Delete This at Your Peril Paperback – 1 Oct 2010
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'I have worked with a lot of funny men - Peter Cook, Spike Milligan, Harry Enfield... Bob servant is in a class of his own.' --Barry Fantoni, Private Eye
'This was my very well received Secret Santa present!... truly hysterical.. cracking book… brilliant read!' --Book Geek Blog
Mentioned as part of Canongate s 40 to Watch important voices of the future --The Skinny
About the Author
Bob Servant is a sixty-two-year-old, semi-retired resident of Dundee. He has previously worked as a merchant sailor and window cleaner, among other occupations, but now describes himself as 'an unemployed gigolo'. Neil Forsyth is an author and journalist. A fellow Dundonian and friend to Bob Servant for over twenty years, he has recently completed Servant's biography, Bob Servant: Hero of Dundee, also available from Birlinn.
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Top Customer Reviews
Bob Servant takes on the internet spammers, confusing and frustrating them at every turn. With the promise of a money transfer by Western Union hanging in the balance, the Spammers patiently agree to Bob's bizarre requests (e.g. a talking lion for Bob's friend's private zoo).
Can't add any more praise than that already given for the original version except to say that the new material is every bit as good as the rest.
The email exchanges are currently made into a radio series being broadcast by Radio Scotland with Brian Cox playing the role of Bob.
The good thing about this book is that it's a fairly undemanding read and hence can be enjoyed in small chunks, which is perfect for a medium length commute. After reading this I'd be very interested in the author's other titles as it's clear he's exactly on my wavelength.
It's easy to relate to the initial emails he receives if you have ever been in possession of an email account, particularly a few years ago when firewalls aren't what they are now. Numerous emails from Africa, Russia and beyond are responded to by Bob in a variety of ways. At first I almost felt sorry for Bob, his cranky ways descending into near-insanity, with his circle of 'friends' including Frank Theplank and the other boys down the pub ridiculing him at every turn. Initially you want to scream out to him that he needs to realise these emails are a scam and that he shouldn't engage them in conversation, as he'll be sucked in. Then further into the book, it becomes clear that Bob is seeing how far he can push these spammers, and play them at their own game. Finally it dawns that he has known all along what their game was, be it a chinese organisation needing new employees in the UK ('so please forward your bank details so we can transfer payment') or a Russian blonde bombshell (picture attached) who has a sick grandmother with a list of medicine that needs paying for ('please forward bank details and address'), and he is not the gullible Bob we thought he was.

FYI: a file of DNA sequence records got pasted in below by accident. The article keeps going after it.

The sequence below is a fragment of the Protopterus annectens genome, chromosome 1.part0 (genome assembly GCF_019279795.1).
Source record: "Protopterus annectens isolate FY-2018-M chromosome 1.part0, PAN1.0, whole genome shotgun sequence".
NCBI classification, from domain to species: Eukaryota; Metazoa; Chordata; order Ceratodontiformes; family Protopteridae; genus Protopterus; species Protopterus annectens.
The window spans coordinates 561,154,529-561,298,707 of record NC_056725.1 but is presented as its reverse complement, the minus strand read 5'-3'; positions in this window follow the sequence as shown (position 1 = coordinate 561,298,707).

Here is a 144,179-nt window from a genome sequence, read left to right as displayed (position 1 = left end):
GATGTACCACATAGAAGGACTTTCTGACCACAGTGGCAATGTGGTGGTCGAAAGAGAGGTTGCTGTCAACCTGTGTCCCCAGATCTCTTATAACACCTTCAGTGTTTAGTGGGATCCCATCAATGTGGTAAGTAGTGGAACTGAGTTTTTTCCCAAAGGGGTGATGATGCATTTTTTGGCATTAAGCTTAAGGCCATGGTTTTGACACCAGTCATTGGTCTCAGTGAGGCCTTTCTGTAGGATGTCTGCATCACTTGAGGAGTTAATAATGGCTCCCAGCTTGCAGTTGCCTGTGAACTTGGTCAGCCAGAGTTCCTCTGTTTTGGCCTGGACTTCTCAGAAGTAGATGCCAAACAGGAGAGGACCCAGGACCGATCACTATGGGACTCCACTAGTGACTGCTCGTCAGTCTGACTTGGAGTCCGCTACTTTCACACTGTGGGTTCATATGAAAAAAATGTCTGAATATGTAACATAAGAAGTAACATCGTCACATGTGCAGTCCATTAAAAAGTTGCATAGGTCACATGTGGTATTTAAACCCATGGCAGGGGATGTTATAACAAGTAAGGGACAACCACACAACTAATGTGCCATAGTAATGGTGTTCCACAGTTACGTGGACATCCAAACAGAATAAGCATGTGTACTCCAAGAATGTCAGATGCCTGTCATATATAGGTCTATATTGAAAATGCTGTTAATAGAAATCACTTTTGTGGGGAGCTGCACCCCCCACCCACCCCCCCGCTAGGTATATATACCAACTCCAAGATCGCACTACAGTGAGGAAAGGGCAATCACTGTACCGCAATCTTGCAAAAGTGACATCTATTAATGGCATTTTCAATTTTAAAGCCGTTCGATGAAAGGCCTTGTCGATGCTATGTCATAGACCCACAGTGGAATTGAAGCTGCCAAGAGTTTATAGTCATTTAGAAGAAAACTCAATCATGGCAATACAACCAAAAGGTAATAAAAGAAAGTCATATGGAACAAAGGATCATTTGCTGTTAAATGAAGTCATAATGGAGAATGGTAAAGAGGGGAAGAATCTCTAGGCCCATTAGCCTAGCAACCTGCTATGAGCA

I'm not a huge book reader, and it was only by chance that I stumbled upon this book whilst looking for something else.Read more ›
One man decided to have some fun, however. And we get to share that fun because of this book. "Bob Servant" (and the observant person will pick up on that name faster than I did) decided to reply to some of his spam and see how long he could drag out the exchanges without the other side catching on or giving up. Here in, we get eight such exchanges and the results are hilarious.
Most of these e-mails start out all too familiar. There's the African native who needs Bob to get money out of the country. Theirs the Chinese company looking for a local person in Scotland to help with local payments. And there's Alexandria, who is more interested in Scottish men than her native Russians.
But what follows is anything but routine. It's hard to describe just how great this book because half the fun is watching how the events unfold. Twice, Bob turns a job offer into a potential job for the spammer when he pretends to be interested in buying a painting or a bunch of pots.
But my favorite exchanges cross the line into the absurd. Some of these involve wild animals and the postman. But that's all I'm going to say. Well, that and it reveals just how desperate the criminal spammers are to get the information they need. They are certainly persistent. And rather stupid themselves.
I've got to give the author credit. He has created a great world you real get involved in. In each exchange we get to see a different side of Bob and his friends.Read more ›
Most Recent Customer Reviews
Reading these emails made me want two things. 1) to have a go myself though I know I wouldn't be able to pull it off. 2) a whole series of sequelsPublished 1 month ago by B. DONNELLY
Unlike some other reviewers, I didn't find this in the least repetitious. Mr Servant Esq. claims to have received 11 spam emails to which he's responded by stringing the spammer... Read morePublished 1 month ago by Anselm
Great fun. Neil Forsyth's thought process is totally weird and at times worrying but entertaining for us.Published 4 months ago by Maggie